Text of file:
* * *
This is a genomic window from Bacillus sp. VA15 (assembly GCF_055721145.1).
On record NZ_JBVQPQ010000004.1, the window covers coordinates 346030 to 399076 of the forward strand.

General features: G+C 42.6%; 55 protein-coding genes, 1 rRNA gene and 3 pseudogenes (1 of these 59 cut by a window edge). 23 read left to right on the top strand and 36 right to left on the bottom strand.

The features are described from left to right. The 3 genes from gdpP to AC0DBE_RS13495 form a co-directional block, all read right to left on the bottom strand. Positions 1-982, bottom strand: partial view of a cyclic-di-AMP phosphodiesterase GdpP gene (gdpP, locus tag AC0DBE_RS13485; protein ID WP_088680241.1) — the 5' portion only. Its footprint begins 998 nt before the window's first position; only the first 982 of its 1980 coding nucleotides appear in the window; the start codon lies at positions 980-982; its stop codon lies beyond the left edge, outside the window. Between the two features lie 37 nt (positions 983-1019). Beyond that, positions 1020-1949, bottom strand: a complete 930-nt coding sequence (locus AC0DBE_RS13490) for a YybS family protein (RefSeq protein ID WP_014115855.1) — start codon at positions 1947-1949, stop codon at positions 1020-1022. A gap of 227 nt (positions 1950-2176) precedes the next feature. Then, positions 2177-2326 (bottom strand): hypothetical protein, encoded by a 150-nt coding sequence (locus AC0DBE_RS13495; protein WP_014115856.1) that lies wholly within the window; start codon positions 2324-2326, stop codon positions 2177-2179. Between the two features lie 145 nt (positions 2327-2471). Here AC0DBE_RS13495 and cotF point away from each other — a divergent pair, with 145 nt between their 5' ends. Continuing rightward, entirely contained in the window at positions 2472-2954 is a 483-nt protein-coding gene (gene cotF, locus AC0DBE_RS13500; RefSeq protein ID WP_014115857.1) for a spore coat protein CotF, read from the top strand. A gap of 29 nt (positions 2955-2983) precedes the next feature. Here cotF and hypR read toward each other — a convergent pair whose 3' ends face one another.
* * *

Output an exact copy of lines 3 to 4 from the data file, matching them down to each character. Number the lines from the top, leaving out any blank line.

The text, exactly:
General features: G+C 42.6%; 55 protein-coding genes, 1 rRNA gene and 3 pseudogenes (1 of these 59 cut by a window edge). 23 read left to right on the top strand and 36 right to left on the bottom strand.

The features are described from left to right. The 3 genes from gdpP to AC0DBE_RS13495 form a co-directional block, all read right to left on the bottom strand. Positions 1-982, bottom strand: partial view of a cyclic-di-AMP phosphodiesterase GdpP gene (gdpP, locus tag AC0DBE_RS13485; protein ID WP_088680241.1) — the 5' portion only. Its footprint begins 998 nt before the window's first position; only the first 982 of its 1980 coding nucleotides appear in the window; the start codon lies at positions 980-982; its stop codon lies beyond the left edge, outside the window. Between the two features lie 37 nt (positions 983-1019). Beyond that, positions 1020-1949, bottom strand: a complete 930-nt coding sequence (locus AC0DBE_RS13490) for a YybS family protein (RefSeq protein ID WP_014115855.1) — start codon at positions 1947-1949, stop codon at positions 1020-1022. A gap of 227 nt (positions 1950-2176) precedes the next feature. Then, positions 2177-2326 (bottom strand): hypothetical protein, encoded by a 150-nt coding sequence (locus AC0DBE_RS13495; protein WP_014115856.1) that lies wholly within the window; start codon positions 2324-2326, stop codon positions 2177-2179. Between the two features lie 145 nt (positions 2327-2471). Here AC0DBE_RS13495 and cotF point away from each other — a divergent pair, with 145 nt between their 5' ends. Continuing rightward, entirely contained in the window at positions 2472-2954 is a 483-nt protein-coding gene (gene cotF, locus AC0DBE_RS13500; RefSeq protein ID WP_014115857.1) for a spore coat protein CotF, read from the top strand. A gap of 29 nt (positions 2955-2983) precedes the next feature. Here cotF and hypR read toward each other — a convergent pair whose 3' ends face one another.